The Abrupt Disruption in Facebook Earnings

Facebook has all of a sudden, hit a wall. The social network ceased to its un-coolness and public resentment over its approach to fake news, privacy, and digital well-being, showing mixed results in its Q2 2018 earnings. The GDPR, Mark Zuckerberg’s testimony before Congress and more such other scandals appear to have added to Facebook’s weak user growth.

Facebook has reached 2.23 billion monthly users, just 1.54 percent up, much slower than Q1’s 3.14 percent (where its growth rate has floated for years). Facebook Earnings have generated $13.23 billion in revenue, just missing Thomson Reuters consensus estimates of $13.36 billion, have surpassed the estimated $1.72 EPS with a clear $1.74 EPS.

User growth troubles

Currently, Facebook has 1.47 billion daily active users, increasing from an especially low 1.44 percent compared to Q1’s 3.42 percent. For comparison, previously Facebook’s slowest quarter-over-quarter, daily user growth was rated at 2.18 percent in Q4 2017. In an attempt to divert attention from its weak user growth, Zuckerberg declared on the earnings call that 2.5 billion people use at least one of its apps: Facebook, WhatsApp, Instagram or Messenger.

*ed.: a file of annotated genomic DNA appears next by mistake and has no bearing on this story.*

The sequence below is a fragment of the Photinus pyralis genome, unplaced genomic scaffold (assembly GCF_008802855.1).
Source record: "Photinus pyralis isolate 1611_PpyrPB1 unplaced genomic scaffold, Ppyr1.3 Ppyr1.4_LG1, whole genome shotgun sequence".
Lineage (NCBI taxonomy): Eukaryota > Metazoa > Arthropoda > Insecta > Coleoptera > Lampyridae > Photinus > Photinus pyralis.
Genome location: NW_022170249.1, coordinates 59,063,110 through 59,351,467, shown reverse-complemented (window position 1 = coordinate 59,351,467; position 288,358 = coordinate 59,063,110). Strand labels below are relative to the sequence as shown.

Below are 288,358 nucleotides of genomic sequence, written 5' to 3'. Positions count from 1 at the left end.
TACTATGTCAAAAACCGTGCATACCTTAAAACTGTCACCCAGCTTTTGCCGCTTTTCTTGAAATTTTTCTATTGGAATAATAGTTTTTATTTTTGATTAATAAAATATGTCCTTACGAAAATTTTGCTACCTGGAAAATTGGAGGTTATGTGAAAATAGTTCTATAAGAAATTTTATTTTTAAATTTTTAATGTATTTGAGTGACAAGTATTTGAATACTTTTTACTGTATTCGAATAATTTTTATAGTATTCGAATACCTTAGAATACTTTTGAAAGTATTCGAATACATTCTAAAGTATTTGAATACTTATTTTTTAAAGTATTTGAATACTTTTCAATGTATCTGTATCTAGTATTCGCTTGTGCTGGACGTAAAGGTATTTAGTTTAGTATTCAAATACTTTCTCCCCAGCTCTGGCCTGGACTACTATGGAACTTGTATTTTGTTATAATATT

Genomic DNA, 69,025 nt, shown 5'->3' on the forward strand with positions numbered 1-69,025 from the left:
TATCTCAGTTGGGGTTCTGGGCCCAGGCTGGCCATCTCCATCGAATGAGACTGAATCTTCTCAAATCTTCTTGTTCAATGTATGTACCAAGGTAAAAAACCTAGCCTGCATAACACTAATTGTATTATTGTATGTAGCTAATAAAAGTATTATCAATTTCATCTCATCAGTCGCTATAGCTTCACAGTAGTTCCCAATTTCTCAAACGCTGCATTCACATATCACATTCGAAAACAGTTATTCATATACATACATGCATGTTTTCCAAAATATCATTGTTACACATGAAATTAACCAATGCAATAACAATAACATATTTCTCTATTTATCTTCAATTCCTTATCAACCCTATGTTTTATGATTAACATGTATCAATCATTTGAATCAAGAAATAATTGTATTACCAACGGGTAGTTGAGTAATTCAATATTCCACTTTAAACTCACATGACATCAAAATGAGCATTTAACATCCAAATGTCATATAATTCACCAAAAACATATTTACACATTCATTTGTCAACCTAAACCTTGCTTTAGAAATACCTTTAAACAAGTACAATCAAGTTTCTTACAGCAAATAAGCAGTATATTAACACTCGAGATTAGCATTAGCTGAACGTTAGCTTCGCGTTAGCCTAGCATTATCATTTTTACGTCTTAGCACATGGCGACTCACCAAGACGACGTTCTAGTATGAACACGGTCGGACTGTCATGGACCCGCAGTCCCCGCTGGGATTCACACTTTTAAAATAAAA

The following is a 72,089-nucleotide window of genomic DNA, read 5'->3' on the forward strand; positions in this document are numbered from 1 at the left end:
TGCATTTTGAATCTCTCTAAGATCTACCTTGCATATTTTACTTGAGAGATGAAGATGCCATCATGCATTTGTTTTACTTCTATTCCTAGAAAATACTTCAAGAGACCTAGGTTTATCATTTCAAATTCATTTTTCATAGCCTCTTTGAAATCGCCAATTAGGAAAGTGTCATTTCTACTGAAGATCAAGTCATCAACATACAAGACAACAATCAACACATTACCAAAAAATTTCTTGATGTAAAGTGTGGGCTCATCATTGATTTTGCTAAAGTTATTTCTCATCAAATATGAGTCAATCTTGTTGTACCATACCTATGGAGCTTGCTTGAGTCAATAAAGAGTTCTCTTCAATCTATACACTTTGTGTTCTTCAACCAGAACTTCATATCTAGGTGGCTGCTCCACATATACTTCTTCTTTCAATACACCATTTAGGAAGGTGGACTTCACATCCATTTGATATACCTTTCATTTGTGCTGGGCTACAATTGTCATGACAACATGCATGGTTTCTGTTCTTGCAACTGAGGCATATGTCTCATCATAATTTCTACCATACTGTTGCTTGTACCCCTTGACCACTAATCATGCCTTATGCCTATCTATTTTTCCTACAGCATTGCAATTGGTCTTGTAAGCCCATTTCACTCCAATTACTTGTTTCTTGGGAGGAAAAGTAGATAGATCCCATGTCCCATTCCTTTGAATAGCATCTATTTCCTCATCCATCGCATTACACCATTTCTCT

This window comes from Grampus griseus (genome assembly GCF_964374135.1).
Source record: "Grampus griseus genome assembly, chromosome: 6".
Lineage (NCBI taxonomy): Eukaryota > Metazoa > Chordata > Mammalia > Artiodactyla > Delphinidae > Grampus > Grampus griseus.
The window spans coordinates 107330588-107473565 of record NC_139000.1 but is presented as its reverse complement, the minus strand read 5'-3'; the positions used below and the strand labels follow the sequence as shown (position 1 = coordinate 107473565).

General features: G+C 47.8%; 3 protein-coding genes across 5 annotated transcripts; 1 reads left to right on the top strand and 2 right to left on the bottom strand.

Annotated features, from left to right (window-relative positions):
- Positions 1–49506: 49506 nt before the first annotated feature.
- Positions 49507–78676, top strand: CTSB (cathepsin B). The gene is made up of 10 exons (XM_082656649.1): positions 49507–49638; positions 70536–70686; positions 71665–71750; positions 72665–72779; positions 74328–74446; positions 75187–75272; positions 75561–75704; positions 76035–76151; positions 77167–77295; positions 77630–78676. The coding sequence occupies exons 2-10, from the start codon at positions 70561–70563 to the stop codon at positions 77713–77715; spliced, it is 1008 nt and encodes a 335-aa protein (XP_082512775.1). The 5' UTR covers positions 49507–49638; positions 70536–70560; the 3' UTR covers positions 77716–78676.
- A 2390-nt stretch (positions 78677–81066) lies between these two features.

The stock market sulked on the slow growth rates, forcing Facebook’s share price down by more than 21 percent to around $170 per share from $217.50 when the markets closed. Initially, the share price dropped 7 percent on reports of slow user growth, but then fell even further when Facebook announced that the revenue growth would slow significantly in upcoming quarters.

The share price descent comes despite Facebook earning $5.106 billion in profit and revenue going up 42 percent year-over-year.

Facebook’s daily and monthly user grew 11 percent yearly, confirming that the impact of its business is still mastering its PR problems. And its DAU to MAU ratio stays firm at 66 percent, indicating that users are still visiting the site often.

One tough spot for Facebook was its number of monthly users from the US and Canada that has been stuck at 241 million, the same count as last quarter. After failing to advance in that core market in Q4 2017, it seems like Facebook finally, has hit saturation after 14 years. Moreover, in Europe, Facebook lost 1 million users, coming down to 376 million monthlies. That could hint that GDPR requirements and the bothersome terms of service changes it had to get users to agree to, dissuaded some from browsing.

Decelerating revenue growth

Facebook still managed to heighten its average revenue per user in all markets, rising from $23.59 to $25.91 in the U.S. and Canada, showing improvement in its targeting and competition for ads. But its share price could be heavily affected by the fact that it’s stopped growing at home. Thus, Facebook will have to try and invent more ways to squeeze money out of its existing users.

The earnings call saw a concerned warning from Wehner, who stated that after 42 percent yearly revenue growth seen in this quarter, Facebook expected high single-digit falls each quarter to that metric over some of the next quarters.

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